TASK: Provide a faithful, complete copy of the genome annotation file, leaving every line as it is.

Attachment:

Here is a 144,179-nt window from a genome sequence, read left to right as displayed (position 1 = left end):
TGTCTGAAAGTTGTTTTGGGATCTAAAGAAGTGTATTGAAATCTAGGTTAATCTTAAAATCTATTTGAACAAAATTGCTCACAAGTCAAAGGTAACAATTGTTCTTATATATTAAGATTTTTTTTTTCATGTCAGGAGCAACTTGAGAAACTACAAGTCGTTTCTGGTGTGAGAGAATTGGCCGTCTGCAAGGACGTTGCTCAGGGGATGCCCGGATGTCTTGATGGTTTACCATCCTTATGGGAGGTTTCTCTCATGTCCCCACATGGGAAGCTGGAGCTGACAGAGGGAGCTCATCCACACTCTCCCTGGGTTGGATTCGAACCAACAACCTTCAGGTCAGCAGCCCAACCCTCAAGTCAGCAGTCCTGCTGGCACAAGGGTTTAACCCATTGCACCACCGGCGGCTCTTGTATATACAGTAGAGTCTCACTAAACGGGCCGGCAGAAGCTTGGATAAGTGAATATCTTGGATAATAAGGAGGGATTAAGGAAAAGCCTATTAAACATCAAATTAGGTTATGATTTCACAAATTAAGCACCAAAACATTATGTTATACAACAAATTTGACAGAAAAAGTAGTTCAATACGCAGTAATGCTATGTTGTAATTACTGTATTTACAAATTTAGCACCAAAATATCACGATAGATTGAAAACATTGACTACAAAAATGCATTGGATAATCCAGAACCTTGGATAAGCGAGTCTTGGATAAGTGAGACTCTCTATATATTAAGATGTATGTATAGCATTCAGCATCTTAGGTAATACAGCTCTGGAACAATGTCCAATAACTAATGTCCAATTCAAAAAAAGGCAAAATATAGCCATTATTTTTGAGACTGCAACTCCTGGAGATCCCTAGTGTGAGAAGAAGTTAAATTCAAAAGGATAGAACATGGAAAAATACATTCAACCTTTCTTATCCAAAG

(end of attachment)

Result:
Here is a 144,179-nt window from a genome sequence, read left to right as displayed (position 1 = left end):
TGTCTGAAAGTTGTTTTGGGATCTAAAGAAGTGTATTGAAATCTAGGTTAATCTTAAAATCTATTTGAACAAAATTGCTCACAAGTCAAAGGTAACAATTGTTCTTATATATTAAGATTTTTTTTTTCATGTCAGGAGCAACTTGAGAAACTACAAGTCGTTTCTGGTGTGAGAGAATTGGCCGTCTGCAAGGACGTTGCTCAGGGGATGCCCGGATGTCTTGATGGTTTACCATCCTTATGGGAGGTTTCTCTCATGTCCCCACATGGGAAGCTGGAGCTGACAGAGGGAGCTCATCCACACTCTCCCTGGGTTGGATTCGAACCAACAACCTTCAGGTCAGCAGCCCAACCCTCAAGTCAGCAGTCCTGCTGGCACAAGGGTTTAACCCATTGCACCACCGGCGGCTCTTGTATATACAGTAGAGTCTCACTAAACGGGCCGGCAGAAGCTTGGATAAGTGAATATCTTGGATAATAAGGAGGGATTAAGGAAAAGCCTATTAAACATCAAATTAGGTTATGATTTCACAAATTAAGCACCAAAACATTATGTTATACAACAAATTTGACAGAAAAAGTAGTTCAATACGCAGTAATGCTATGTTGTAATTACTGTATTTACAAATTTAGCACCAAAATATCACGATAGATTGAAAACATTGACTACAAAAATGCATTGGATAATCCAGAACCTTGGATAAGCGAGTCTTGGATAAGTGAGACTCTCTATATATTAAGATGTATGTATAGCATTCAGCATCTTAGGTAATACAGCTCTGGAACAATGTCCAATAACTAATGTCCAATTCAAAAAAAGGCAAAATATAGCCATTATTTTTGAGACTGCAACTCCTGGAGATCCCTAGTGTGAGAAGAAGTTAAATTCAAAAGGATAGAACATGGAAAAATACATTCAACCTTTCTTATCCAAAG